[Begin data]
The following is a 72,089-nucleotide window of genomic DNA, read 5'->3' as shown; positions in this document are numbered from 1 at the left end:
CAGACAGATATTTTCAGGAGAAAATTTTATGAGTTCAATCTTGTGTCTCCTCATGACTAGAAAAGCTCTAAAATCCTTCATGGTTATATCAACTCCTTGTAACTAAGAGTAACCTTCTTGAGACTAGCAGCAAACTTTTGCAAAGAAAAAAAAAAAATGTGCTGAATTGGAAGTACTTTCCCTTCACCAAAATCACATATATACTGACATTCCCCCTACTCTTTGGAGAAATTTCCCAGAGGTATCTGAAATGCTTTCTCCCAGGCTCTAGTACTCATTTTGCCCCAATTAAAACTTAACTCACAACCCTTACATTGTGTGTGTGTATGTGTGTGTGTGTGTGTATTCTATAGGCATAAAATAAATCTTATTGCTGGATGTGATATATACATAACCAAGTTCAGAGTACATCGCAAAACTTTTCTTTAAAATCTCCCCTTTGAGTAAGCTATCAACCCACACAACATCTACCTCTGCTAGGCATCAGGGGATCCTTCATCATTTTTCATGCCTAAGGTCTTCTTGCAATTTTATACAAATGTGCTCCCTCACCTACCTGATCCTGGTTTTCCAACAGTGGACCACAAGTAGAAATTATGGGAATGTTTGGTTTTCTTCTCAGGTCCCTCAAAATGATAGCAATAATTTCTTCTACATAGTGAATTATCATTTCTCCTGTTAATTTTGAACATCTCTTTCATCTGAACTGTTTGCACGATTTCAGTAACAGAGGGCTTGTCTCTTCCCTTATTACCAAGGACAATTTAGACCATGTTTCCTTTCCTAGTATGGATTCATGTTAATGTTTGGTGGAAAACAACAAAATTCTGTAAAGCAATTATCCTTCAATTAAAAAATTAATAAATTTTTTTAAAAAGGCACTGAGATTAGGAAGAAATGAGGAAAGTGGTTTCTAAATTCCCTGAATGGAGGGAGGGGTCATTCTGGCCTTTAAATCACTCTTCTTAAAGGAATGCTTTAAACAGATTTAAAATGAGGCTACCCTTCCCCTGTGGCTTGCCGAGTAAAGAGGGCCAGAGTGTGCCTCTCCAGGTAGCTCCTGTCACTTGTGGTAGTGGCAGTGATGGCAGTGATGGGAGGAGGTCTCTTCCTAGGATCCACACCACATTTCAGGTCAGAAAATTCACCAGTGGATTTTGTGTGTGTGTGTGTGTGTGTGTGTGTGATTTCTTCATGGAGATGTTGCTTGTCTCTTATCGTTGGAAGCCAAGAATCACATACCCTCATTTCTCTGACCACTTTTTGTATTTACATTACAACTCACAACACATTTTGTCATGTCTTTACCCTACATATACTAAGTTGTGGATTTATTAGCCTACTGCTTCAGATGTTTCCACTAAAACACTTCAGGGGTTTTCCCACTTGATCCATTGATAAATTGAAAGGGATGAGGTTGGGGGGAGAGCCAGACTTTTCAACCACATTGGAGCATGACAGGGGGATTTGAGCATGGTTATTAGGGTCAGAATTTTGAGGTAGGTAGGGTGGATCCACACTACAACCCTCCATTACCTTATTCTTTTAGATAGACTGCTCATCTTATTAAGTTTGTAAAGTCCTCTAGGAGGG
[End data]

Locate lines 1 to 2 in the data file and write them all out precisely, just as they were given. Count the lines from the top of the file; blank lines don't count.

The following is a 72,089-nucleotide window of genomic DNA, read 5'->3' as shown; positions in this document are numbered from 1 at the left end:
CAGACAGATATTTTCAGGAGAAAATTTTATGAGTTCAATCTTGTGTCTCCTCATGACTAGAAAAGCTCTAAAATCCTTCATGGTTATATCAACTCCTTGTAACTAAGAGTAACCTTCTTGAGACTAGCAGCAAACTTTTGCAAAGAAAAAAAAAAAATGTGCTGAATTGGAAGTACTTTCCCTTCACCAAAATCACATATATACTGACATTCCCCCTACTCTTTGGAGAAATTTCCCAGAGGTATCTGAAATGCTTTCTCCCAGGCTCTAGTACTCATTTTGCCCCAATTAAAACTTAACTCACAACCCTTACATTGTGTGTGTGTATGTGTGTGTGTGTGTGTATTCTATAGGCATAAAATAAATCTTATTGCTGGATGTGATATATACATAACCAAGTTCAGAGTACATCGCAAAACTTTTCTTTAAAATCTCCCCTTTGAGTAAGCTATCAACCCACACAACATCTACCTCTGCTAGGCATCAGGGGATCCTTCATCATTTTTCATGCCTAAGGTCTTCTTGCAATTTTATACAAATGTGCTCCCTCACCTACCTGATCCTGGTTTTCCAACAGTGGACCACAAGTAGAAATTATGGGAATGTTTGGTTTTCTTCTCAGGTCCCTCAAAATGATAGCAATAATTTCTTCTACATAGTGAATTATCATTTCTCCTGTTAATTTTGAACATCTCTTTCATCTGAACTGTTTGCACGATTTCAGTAACAGAGGGCTTGTCTCTTCCCTTATTACCAAGGACAATTTAGACCATGTTTCCTTTCCTAGTATGGATTCATGTTAATGTTTGGTGGAAAACAACAAAATTCTGTAAAGCAATTATCCTTCAATTAAAAAATTAATAAATTTTTTTAAAAAGGCACTGAGATTAGGAAGAAATGAGGAAAGTGGTTTCTAAATTCCCTGAATGGAGGGAGGGGTCATTCTGGCCTTTAAATCACTCTTCTTAAAGGAATGCTTTAAACAGATTTAAAATGAGGCTACCCTTCCCCTGTGGCTTGCCGAGTAAAGAGGGCCAGAGTGTGCCTCTCCAGGTAGCTCCTGTCACTTGTGGTAGTGGCAGTGATGGCAGTGATGGGAGGAGGTCTCTTCCTAGGATCCACACCACATTTCAGGTCAGAAAATTCACCAGTGGATTTTGTGTGTGTGTGTGTGTGTGTGTGTGTGATTTCTTCATGGAGATGTTGCTTGTCTCTTATCGTTGGAAGCCAAGAATCACATACCCTCATTTCTCTGACCACTTTTTGTATTTACATTACAACTCACAACACATTTTGTCATGTCTTTACCCTACATATACTAAGTTGTGGATTTATTAGCCTACTGCTTCAGATGTTTCCACTAAAACACTTCAGGGGTTTTCCCACTTGATCCATTGATAAATTGAAAGGGATGAGGTTGGGGGGAGAGCCAGACTTTTCAACCACATTGGAGCATGACAGGGGGATTTGAGCATGGTTATTAGGGTCAGAATTTTGAGGTAGGTAGGGTGGATCCACACTACAACCCTCCATTACCTTATTCTTTTAGATAGACTGCTCATCTTATTAAGTTTGTAAAGTCCTCTAGGAGGG